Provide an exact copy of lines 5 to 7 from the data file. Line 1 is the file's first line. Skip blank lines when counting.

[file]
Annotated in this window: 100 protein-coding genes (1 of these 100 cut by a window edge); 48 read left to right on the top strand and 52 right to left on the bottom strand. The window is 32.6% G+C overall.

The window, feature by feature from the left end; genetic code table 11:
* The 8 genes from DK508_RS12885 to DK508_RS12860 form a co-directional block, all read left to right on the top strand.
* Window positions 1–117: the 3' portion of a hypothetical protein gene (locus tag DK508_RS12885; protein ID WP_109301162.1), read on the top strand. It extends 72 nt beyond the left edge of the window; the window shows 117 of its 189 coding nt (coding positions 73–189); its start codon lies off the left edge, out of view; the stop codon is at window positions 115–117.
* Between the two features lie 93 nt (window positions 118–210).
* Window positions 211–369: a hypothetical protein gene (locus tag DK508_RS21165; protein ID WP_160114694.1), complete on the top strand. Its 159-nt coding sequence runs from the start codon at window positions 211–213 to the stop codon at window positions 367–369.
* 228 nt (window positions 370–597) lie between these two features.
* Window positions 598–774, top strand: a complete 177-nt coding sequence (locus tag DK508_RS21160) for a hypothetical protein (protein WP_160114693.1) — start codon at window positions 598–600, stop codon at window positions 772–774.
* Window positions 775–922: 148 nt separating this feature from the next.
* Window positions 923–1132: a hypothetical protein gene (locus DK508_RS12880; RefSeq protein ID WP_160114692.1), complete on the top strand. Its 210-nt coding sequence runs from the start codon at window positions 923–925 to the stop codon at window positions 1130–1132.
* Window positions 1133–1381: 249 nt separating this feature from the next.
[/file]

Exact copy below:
* Between the two features lie 93 nt (window positions 118–210).
* Window positions 211–369: a hypothetical protein gene (locus tag DK508_RS21165; protein ID WP_160114694.1), complete on the top strand. Its 159-nt coding sequence runs from the start codon at window positions 211–213 to the stop codon at window positions 367–369.
* 228 nt (window positions 370–597) lie between these two features.